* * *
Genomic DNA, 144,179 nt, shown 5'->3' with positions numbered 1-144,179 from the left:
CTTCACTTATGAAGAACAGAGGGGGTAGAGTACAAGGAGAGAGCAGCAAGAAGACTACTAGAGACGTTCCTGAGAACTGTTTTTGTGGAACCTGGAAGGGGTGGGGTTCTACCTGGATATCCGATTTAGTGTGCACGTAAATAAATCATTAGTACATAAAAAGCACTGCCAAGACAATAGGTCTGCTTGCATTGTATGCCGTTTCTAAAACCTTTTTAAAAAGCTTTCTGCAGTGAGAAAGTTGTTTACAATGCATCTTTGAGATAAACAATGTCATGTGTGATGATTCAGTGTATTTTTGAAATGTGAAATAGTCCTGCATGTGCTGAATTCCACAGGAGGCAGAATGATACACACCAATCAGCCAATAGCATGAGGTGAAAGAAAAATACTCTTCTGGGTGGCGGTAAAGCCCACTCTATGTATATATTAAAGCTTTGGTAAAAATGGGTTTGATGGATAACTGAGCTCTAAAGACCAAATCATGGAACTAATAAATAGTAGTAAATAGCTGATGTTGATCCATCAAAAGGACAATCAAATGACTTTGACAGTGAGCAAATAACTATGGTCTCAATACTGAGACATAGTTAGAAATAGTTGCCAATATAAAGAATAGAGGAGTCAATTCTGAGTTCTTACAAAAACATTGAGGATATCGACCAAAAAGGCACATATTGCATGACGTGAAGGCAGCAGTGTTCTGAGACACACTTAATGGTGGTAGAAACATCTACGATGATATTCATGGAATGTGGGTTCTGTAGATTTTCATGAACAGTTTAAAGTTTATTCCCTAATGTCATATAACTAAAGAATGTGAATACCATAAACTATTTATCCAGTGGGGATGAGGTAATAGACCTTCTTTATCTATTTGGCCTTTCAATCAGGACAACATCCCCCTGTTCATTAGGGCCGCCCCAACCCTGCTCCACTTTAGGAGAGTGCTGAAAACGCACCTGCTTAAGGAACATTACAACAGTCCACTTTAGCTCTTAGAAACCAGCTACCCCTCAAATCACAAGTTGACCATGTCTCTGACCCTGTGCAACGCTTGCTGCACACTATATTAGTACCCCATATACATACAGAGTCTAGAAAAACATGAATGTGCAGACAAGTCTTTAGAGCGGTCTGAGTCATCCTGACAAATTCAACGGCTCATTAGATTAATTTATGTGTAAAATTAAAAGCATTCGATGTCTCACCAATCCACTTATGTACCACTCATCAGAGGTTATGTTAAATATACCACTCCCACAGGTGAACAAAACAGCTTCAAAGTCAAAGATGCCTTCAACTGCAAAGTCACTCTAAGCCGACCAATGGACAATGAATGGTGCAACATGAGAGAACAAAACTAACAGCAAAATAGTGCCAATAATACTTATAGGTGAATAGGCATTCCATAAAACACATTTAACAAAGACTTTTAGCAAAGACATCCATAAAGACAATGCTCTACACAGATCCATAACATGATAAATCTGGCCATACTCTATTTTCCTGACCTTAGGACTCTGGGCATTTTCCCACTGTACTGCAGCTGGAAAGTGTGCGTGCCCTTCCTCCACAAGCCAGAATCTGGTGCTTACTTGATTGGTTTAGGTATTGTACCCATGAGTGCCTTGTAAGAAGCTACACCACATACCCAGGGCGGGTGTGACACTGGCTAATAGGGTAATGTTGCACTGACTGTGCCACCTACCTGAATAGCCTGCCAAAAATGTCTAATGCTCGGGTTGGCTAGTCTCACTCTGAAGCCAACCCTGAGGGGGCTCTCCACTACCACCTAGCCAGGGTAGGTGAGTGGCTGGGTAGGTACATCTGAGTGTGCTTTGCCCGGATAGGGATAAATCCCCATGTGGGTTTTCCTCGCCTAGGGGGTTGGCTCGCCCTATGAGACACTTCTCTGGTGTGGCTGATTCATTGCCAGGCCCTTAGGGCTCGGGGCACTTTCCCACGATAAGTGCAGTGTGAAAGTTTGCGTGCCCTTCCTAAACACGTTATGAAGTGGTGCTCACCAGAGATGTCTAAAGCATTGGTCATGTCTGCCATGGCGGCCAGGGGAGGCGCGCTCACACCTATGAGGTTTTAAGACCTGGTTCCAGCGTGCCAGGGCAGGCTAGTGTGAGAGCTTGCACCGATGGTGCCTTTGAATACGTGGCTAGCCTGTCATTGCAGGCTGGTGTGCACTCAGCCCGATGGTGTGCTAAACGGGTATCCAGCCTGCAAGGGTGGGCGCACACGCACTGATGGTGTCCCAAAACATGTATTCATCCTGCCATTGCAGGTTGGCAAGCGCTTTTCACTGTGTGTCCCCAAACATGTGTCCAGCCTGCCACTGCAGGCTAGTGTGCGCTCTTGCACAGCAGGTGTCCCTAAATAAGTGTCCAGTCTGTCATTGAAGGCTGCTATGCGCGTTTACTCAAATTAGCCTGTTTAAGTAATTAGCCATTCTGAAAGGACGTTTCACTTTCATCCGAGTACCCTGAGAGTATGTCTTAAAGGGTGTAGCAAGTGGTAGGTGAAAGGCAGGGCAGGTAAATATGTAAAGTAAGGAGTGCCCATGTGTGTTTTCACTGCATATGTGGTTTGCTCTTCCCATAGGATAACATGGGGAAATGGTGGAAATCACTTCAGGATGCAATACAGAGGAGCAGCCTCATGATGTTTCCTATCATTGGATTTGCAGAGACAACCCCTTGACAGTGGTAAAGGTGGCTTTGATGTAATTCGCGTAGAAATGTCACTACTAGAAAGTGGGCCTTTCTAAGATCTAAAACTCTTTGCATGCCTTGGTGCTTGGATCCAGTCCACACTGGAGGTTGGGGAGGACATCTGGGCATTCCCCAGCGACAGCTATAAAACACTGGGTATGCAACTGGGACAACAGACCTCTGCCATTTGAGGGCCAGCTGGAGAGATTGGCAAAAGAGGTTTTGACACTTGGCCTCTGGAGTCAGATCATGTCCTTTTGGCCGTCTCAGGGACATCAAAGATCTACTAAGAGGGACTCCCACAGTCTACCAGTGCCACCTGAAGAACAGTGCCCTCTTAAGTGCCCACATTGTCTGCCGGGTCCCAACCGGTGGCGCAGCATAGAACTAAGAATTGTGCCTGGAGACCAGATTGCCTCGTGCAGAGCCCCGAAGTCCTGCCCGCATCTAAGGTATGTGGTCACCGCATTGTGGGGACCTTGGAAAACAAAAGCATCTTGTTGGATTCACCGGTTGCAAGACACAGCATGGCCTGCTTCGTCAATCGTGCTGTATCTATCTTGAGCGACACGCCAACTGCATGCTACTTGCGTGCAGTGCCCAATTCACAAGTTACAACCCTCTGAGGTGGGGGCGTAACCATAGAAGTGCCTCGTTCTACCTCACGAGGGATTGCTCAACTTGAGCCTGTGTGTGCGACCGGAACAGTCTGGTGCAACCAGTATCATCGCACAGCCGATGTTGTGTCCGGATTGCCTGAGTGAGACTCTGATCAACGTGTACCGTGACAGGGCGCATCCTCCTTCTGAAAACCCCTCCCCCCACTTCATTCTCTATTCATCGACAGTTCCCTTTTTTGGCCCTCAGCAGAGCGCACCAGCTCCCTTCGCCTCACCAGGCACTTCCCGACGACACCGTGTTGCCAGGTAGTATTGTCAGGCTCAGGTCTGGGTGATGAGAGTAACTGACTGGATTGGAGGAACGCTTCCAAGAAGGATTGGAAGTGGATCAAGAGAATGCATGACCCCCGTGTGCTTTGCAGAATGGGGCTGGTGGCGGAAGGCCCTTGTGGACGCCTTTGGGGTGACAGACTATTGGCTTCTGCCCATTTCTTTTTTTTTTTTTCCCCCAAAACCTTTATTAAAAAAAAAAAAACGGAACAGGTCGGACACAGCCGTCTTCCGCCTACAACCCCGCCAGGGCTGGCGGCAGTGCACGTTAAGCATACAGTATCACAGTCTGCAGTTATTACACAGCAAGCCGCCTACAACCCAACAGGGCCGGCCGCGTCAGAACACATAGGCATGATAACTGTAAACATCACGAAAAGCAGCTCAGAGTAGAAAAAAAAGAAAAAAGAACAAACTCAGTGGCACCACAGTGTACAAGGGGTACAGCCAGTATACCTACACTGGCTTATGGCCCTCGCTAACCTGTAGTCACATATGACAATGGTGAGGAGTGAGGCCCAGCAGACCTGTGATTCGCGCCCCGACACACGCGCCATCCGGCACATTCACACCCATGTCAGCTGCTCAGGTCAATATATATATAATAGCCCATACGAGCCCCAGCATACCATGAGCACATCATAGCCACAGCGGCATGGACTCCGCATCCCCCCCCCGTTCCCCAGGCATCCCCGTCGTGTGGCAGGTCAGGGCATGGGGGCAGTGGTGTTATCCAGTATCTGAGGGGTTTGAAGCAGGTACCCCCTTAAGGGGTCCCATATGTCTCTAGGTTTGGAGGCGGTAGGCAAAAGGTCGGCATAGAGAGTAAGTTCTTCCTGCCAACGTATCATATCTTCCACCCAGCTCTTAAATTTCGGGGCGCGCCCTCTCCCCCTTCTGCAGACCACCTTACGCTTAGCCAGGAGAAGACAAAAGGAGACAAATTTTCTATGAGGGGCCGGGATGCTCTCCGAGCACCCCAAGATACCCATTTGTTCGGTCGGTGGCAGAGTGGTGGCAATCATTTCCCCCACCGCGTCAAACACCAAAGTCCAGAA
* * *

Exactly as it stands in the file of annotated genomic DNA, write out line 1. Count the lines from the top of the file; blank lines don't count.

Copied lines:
Genomic DNA, 144,179 nt, shown 5'->3' with positions numbered 1-144,179 from the left: